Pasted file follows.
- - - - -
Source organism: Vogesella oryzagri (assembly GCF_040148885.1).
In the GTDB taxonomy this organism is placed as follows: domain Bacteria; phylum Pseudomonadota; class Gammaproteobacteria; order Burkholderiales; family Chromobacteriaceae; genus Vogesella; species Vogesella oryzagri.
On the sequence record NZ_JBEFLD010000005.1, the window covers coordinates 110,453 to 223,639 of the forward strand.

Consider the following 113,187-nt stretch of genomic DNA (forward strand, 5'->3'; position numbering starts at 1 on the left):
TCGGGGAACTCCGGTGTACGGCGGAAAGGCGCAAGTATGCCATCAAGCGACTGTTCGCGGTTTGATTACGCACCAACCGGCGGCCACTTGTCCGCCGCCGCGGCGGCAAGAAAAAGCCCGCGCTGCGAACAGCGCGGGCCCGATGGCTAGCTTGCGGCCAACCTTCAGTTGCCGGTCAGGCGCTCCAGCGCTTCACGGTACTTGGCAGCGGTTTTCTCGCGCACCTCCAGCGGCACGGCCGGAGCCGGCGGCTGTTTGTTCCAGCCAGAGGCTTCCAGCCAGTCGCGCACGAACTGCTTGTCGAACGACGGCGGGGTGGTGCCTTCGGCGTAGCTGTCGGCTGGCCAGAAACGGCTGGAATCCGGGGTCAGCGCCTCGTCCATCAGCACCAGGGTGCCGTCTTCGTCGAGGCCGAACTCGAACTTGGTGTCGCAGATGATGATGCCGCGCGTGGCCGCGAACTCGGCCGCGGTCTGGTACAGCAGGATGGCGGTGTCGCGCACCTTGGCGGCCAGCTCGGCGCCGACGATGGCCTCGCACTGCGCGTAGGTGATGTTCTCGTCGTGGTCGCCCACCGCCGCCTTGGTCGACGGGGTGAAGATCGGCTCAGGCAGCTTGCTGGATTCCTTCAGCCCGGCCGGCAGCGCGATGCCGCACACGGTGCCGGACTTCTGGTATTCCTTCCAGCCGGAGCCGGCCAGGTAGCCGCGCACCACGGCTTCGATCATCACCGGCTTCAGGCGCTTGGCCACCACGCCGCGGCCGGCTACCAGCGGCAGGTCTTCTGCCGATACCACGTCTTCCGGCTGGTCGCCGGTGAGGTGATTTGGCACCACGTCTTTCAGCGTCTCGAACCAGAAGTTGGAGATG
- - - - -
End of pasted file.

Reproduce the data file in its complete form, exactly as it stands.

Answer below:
Source organism: Vogesella oryzagri (assembly GCF_040148885.1).
In the GTDB taxonomy this organism is placed as follows: domain Bacteria; phylum Pseudomonadota; class Gammaproteobacteria; order Burkholderiales; family Chromobacteriaceae; genus Vogesella; species Vogesella oryzagri.
On the sequence record NZ_JBEFLD010000005.1, the window covers coordinates 110,453 to 223,639 of the forward strand.

Consider the following 113,187-nt stretch of genomic DNA (forward strand, 5'->3'; position numbering starts at 1 on the left):
TCGGGGAACTCCGGTGTACGGCGGAAAGGCGCAAGTATGCCATCAAGCGACTGTTCGCGGTTTGATTACGCACCAACCGGCGGCCACTTGTCCGCCGCCGCGGCGGCAAGAAAAAGCCCGCGCTGCGAACAGCGCGGGCCCGATGGCTAGCTTGCGGCCAACCTTCAGTTGCCGGTCAGGCGCTCCAGCGCTTCACGGTACTTGGCAGCGGTTTTCTCGCGCACCTCCAGCGGCACGGCCGGAGCCGGCGGCTGTTTGTTCCAGCCAGAGGCTTCCAGCCAGTCGCGCACGAACTGCTTGTCGAACGACGGCGGGGTGGTGCCTTCGGCGTAGCTGTCGGCTGGCCAGAAACGGCTGGAATCCGGGGTCAGCGCCTCGTCCATCAGCACCAGGGTGCCGTCTTCGTCGAGGCCGAACTCGAACTTGGTGTCGCAGATGATGATGCCGCGCGTGGCCGCGAACTCGGCCGCGGTCTGGTACAGCAGGATGGCGGTGTCGCGCACCTTGGCGGCCAGCTCGGCGCCGACGATGGCCTCGCACTGCGCGTAGGTGATGTTCTCGTCGTGGTCGCCCACCGCCGCCTTGGTCGACGGGGTGAAGATCGGCTCAGGCAGCTTGCTGGATTCCTTCAGCCCGGCCGGCAGCGCGATGCCGCACACGGTGCCGGACTTCTGGTATTCCTTCCAGCCGGAGCCGGCCAGGTAGCCGCGCACCACGGCTTCGATCATCACCGGCTTCAGGCGCTTGGCCACCACGCCGCGGCCGGCTACCAGCGGCAGGTCTTCTGCCGATACCACGTCTTCCGGCTGGTCGCCGGTGAGGTGATTTGGCACCACGTCTTTCAGCGTCTCGAACCAGAAGTTGGAGATG